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A degree adverb is an adverb which is used to modify the degree or strength of the adjective that comes after the adverb. There are two types of degree adverbs. The first type is intensifiers and the second type is downtoners (DeCapua 107).
Intensifiers are adverbs which strengthen the degree of adjectives they modify. The modified adjectives must always be gradable, which means that they must have the comparative and superlative forms. The most common examples of intensifiers are: extremely, amazingly, terribly, marvelously, completely, fully, etc.
For instance, let us take a look at the following sentence - "The boys were extremely quiet." The phrase "extremely quiet" consists of an adverb which modifies the adjective that comes after it. The modifying adverb is an intensifier because the degree of the adjective "quiet" is strengthened. The boys were not just quiet, they were "extremely" quiet, which means that they were very quiet.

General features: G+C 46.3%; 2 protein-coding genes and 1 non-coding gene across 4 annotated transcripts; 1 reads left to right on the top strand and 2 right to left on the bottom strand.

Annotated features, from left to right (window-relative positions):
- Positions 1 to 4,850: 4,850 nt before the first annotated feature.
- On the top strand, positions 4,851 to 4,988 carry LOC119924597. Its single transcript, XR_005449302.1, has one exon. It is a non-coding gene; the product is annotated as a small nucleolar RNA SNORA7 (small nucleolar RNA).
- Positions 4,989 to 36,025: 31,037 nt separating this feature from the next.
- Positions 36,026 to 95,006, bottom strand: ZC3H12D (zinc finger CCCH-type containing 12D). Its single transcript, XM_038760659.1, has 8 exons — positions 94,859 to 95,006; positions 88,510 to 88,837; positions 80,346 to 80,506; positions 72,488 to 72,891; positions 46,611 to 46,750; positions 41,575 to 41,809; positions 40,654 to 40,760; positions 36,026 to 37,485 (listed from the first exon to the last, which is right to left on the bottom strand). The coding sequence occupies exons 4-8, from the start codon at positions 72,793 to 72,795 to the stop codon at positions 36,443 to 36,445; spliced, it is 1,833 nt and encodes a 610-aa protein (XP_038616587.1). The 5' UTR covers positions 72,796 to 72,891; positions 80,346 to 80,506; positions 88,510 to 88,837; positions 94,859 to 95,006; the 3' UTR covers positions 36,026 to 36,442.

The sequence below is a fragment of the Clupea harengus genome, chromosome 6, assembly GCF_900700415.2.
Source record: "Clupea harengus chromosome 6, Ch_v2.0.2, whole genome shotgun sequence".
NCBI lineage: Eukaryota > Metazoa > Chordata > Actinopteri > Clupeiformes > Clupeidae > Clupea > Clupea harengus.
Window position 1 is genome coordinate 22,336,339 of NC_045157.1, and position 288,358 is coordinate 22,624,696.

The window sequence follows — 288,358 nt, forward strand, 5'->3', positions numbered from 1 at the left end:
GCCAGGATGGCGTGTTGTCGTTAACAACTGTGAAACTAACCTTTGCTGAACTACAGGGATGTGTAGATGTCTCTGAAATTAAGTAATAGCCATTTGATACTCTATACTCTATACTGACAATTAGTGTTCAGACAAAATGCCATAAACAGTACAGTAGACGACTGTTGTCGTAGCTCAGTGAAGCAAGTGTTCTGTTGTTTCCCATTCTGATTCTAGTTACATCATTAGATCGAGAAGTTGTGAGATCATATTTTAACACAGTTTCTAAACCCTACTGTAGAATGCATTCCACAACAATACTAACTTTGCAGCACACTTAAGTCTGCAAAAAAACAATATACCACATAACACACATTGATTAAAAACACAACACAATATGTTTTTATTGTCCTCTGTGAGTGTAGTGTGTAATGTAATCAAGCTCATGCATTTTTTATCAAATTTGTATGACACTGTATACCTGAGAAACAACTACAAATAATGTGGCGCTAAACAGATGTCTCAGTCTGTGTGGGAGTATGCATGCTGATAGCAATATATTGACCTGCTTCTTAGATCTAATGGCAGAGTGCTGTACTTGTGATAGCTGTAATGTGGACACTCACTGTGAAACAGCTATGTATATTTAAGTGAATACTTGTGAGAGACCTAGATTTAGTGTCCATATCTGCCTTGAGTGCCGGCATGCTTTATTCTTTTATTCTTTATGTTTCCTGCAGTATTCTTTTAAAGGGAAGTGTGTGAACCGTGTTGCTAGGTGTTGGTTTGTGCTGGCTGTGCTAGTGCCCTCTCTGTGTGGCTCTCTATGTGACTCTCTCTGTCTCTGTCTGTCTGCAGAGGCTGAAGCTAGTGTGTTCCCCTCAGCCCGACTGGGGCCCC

Downtoners are adverbs which mitigate the intensity of the adjectives they modify. Just like intensifiers, they modify the gradable adjectives. Common examples of downtoners are: fairly, somewhat, barely, hardly, scarcely, etc.
For instance, we can examine the following sentence - "The movie was somewhat boring." The word "somewhat" is a downtoner whose purpose is to lessen the intensity of the adjective "boring." So, this sentence means that the movie was not completely boring, only to some extent.
DeCapua, Andrea. "Different Subclasses of Adverbs." Grammar for Teachers: A Guide to American English for Native and Non-native Speakers. New York: Springer, 2008. 107-08. Web. 24 Nov. 2015.
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